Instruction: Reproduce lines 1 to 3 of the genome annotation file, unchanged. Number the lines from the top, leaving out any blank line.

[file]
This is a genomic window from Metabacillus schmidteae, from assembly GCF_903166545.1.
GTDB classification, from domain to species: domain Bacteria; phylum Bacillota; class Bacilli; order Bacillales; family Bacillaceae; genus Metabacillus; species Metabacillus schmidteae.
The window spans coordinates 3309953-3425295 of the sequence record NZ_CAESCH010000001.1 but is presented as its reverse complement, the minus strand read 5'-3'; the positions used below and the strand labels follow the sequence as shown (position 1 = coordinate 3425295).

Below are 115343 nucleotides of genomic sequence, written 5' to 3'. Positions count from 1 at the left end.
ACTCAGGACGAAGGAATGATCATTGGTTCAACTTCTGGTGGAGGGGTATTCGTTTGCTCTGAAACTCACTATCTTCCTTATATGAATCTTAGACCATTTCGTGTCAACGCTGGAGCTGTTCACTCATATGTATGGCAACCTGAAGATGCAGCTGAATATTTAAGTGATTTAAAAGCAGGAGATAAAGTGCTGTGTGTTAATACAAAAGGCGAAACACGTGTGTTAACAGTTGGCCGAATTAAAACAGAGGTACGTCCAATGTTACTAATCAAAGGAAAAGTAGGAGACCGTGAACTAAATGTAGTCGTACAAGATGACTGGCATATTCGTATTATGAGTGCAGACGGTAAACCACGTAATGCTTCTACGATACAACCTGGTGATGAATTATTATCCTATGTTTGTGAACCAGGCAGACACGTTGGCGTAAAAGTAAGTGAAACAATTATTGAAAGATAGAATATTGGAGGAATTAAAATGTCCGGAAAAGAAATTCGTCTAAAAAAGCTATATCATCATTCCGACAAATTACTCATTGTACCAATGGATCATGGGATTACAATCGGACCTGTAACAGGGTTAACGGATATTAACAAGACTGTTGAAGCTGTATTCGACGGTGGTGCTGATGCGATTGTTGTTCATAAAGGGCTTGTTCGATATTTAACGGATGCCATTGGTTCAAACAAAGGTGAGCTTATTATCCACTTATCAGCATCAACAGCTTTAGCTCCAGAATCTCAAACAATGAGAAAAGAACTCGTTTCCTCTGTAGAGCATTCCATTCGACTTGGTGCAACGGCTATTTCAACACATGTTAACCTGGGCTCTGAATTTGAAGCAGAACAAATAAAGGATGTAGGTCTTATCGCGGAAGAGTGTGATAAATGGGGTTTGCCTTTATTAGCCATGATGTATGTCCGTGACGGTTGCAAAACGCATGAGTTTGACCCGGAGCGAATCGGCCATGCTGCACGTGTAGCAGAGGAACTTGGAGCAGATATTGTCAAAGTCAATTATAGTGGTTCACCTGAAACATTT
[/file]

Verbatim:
This is a genomic window from Metabacillus schmidteae, from assembly GCF_903166545.1.
GTDB classification, from domain to species: domain Bacteria; phylum Bacillota; class Bacilli; order Bacillales; family Bacillaceae; genus Metabacillus; species Metabacillus schmidteae.
The window spans coordinates 3309953-3425295 of the sequence record NZ_CAESCH010000001.1 but is presented as its reverse complement, the minus strand read 5'-3'; the positions used below and the strand labels follow the sequence as shown (position 1 = coordinate 3425295).